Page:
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2004-06-22
San Francisco, CA. Wal-Mart Sex Discrimination Gets Class Action Status

Wal-Mart left more than its heart in San Francisco today. It's reputation as a global retailer also may be left in a federal courtroom as a judge has approved a "class action" sex discrimination lawsuit against the Arkansas giant. This case could prove to pack a wallop in the pocketbook for Wal-Mart, as it has been warning its stockholders for nearly three years. Class action certification means the women plaintiffs in this case could number well over a million present and former female "associates" at Wal-Mart. The suit charges that Wal-Mart pays its female workers less than their male counterparts for comparable jobs and bypasses women for key promotions. The company was hoping that this case would never reach class action status, forcing plaintiffs to take their cases one at a time. A Wal-Mart spokeswoman said company will appeal the ruling. U.S. District Judge Martin Jenkins began deliberating this case nine months ago. According to the Associated Press, class action status "gives lawyers for the women tremendous leverage as they pursue punitive damages, back pay and other compensation." The case, Dukes v Wal-Mart, was brought by Betty Dukes, who says she was paid just $8.44 per hour during her first nine years working at a variety of positions at Wal-Mart's store in Pittsburg, Calif., while several men holding similar jobs but less seniority earned $9 per hour. In a hearing last September, Wal-Mart tried to argue that its stores are all autonomous, like independent businesses, with different management styles that affect the way women are paid and promoted. But the women plaintiffs argued that Wal-Mart stores are "virtually identical in structure and job duties". "There is a high emphasis on a common culture, which is the glue that holds the company together," the plaintiff's lawyer told the AP. The judge found that "women working at Wal-Mart stores are paid less than men in every region, that pay disparities exist in most job categories, that the salary gap widens over time, that women take longer to enter management positions, and that the higher one looks in the organization the lower the percentage of women." Wal-Mart admitted that the company was examining its employment practices. "Earlier this month Wal-Mart announced a new job classification and pay structure for hourly associates," the company said. "This new pay plan was developed with the assistance of third-party consultants and is designed to ensure internal equity and external competitiveness." But the company's actions appear to be too little, too late. "Let's keep in mind that today's ruling has absolutely nothing to do with the merits of the case," Wal-Mart said in a press release today. "Judge Jenkins is simply saying he thinks it meets the legal requirements necessary to move forward as a class action. We strongly disagree with his decision and will seek an appeal. While we cannot comment on the specifics of the litigation, we can say we continue to evaluate our employment practices. For example, earlier this month Wal-Mart announced a new job classification and pay structure for hourly associates. This new pay plan was developed with the assistance of third party consultants and is designed to ensure internal equity and external competitiveness."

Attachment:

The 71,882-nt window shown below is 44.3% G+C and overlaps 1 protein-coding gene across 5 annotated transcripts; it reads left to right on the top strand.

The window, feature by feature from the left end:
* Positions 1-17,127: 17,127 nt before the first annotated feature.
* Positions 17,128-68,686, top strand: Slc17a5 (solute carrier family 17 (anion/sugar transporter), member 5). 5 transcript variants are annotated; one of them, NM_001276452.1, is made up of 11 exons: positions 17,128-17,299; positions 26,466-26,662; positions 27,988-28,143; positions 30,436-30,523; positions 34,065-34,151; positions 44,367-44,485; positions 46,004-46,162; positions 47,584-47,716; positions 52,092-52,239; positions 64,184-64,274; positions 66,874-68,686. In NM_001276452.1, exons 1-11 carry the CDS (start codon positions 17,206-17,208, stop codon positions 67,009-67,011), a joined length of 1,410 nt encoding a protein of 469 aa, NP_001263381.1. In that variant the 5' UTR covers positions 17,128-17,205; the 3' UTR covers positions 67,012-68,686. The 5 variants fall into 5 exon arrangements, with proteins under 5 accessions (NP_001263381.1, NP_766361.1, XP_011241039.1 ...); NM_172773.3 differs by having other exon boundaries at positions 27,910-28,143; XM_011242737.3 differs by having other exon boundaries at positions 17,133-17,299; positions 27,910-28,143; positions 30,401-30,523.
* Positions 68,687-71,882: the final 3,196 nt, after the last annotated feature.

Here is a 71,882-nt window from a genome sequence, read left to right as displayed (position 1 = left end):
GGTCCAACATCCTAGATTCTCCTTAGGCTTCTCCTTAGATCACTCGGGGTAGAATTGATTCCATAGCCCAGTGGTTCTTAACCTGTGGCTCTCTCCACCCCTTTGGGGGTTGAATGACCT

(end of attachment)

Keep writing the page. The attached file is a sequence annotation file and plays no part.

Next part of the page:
What you can do: It appears that if Wal-Mart is ever going to achieve "internal equity" among its workforce, it's going to happen in a federal courtroom. Today's ruling is a major setback for Wal-Mart, and guarantees that the company's employment practices are going to be the subject of ongoing scrutiny by the public -- something this company tries very hard to keep concealed. Although its spends $2 million a day on advertising, the image Wal-Mart portrays in TV ads, versus the testimony that will come out in this case, will force the retailer's media machine to lock on its spin cycle. Giant Home Depot went through a similar sex discrimination class action suit in the late 1990s, and paid out over $100 million in that case. This Wal-Mart class action sex discrimination suit could make that Home Depot case look like a Mom and Pop dispute. The Dukes case is likely to cost Wal-Mart far more than any sexual discrimination case filed against a retailer, proving yet again that the bigger they come, the harder they fall. For earlier stories on this matter, search this database by the words "sex discrimination."










 
 
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